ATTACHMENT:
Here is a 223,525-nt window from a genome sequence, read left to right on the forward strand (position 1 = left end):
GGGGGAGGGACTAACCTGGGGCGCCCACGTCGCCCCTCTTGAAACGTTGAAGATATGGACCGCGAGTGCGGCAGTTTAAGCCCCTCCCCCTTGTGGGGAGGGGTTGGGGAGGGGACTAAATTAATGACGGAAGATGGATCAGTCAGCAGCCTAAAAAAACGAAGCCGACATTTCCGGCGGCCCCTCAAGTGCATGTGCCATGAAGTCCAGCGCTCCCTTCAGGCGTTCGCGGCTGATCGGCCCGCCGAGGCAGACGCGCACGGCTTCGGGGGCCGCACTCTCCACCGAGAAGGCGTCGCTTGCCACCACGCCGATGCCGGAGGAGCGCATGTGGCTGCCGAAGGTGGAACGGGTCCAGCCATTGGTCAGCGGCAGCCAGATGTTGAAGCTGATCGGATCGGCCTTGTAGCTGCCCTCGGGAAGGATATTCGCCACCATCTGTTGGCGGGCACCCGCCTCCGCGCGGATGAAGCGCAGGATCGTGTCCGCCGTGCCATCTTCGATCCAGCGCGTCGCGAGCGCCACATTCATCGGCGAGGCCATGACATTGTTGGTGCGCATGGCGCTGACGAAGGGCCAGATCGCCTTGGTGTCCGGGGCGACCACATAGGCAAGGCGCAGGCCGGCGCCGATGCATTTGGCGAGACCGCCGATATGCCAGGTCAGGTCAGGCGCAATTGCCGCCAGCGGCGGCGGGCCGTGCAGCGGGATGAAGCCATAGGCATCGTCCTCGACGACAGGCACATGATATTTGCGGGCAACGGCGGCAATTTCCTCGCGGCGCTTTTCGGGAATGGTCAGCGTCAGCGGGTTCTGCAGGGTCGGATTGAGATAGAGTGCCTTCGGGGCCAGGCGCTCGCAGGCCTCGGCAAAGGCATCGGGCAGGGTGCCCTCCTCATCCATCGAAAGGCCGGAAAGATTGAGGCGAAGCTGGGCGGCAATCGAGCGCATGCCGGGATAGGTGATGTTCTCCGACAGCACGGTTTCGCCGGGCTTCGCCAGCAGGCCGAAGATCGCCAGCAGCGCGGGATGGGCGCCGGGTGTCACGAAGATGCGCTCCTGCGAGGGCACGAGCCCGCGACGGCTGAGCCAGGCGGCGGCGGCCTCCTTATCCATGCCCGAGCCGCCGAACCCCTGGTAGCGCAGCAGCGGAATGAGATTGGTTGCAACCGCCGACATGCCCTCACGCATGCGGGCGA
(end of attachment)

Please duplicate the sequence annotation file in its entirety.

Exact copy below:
Here is a 223,525-nt window from a genome sequence, read left to right on the forward strand (position 1 = left end):
GGGGGAGGGACTAACCTGGGGCGCCCACGTCGCCCCTCTTGAAACGTTGAAGATATGGACCGCGAGTGCGGCAGTTTAAGCCCCTCCCCCTTGTGGGGAGGGGTTGGGGAGGGGACTAAATTAATGACGGAAGATGGATCAGTCAGCAGCCTAAAAAAACGAAGCCGACATTTCCGGCGGCCCCTCAAGTGCATGTGCCATGAAGTCCAGCGCTCCCTTCAGGCGTTCGCGGCTGATCGGCCCGCCGAGGCAGACGCGCACGGCTTCGGGGGCCGCACTCTCCACCGAGAAGGCGTCGCTTGCCACCACGCCGATGCCGGAGGAGCGCATGTGGCTGCCGAAGGTGGAACGGGTCCAGCCATTGGTCAGCGGCAGCCAGATGTTGAAGCTGATCGGATCGGCCTTGTAGCTGCCCTCGGGAAGGATATTCGCCACCATCTGTTGGCGGGCACCCGCCTCCGCGCGGATGAAGCGCAGGATCGTGTCCGCCGTGCCATCTTCGATCCAGCGCGTCGCGAGCGCCACATTCATCGGCGAGGCCATGACATTGTTGGTGCGCATGGCGCTGACGAAGGGCCAGATCGCCTTGGTGTCCGGGGCGACCACATAGGCAAGGCGCAGGCCGGCGCCGATGCATTTGGCGAGACCGCCGATATGCCAGGTCAGGTCAGGCGCAATTGCCGCCAGCGGCGGCGGGCCGTGCAGCGGGATGAAGCCATAGGCATCGTCCTCGACGACAGGCACATGATATTTGCGGGCAACGGCGGCAATTTCCTCGCGGCGCTTTTCGGGAATGGTCAGCGTCAGCGGGTTCTGCAGGGTCGGATTGAGATAGAGTGCCTTCGGGGCCAGGCGCTCGCAGGCCTCGGCAAAGGCATCGGGCAGGGTGCCCTCCTCATCCATCGAAAGGCCGGAAAGATTGAGGCGAAGCTGGGCGGCAATCGAGCGCATGCCGGGATAGGTGATGTTCTCCGACAGCACGGTTTCGCCGGGCTTCGCCAGCAGGCCGAAGATCGCCAGCAGCGCGGGATGGGCGCCGGGTGTCACGAAGATGCGCTCCTGCGAGGGCACGAGCCCGCGACGGCTGAGCCAGGCGGCGGCGGCCTCCTTATCCATGCCCGAGCCGCCGAACCCCTGGTAGCGCAGCAGCGGAATGAGATTGGTTGCAACCGCCGACATGCCCTCACGCATGCGGGCGA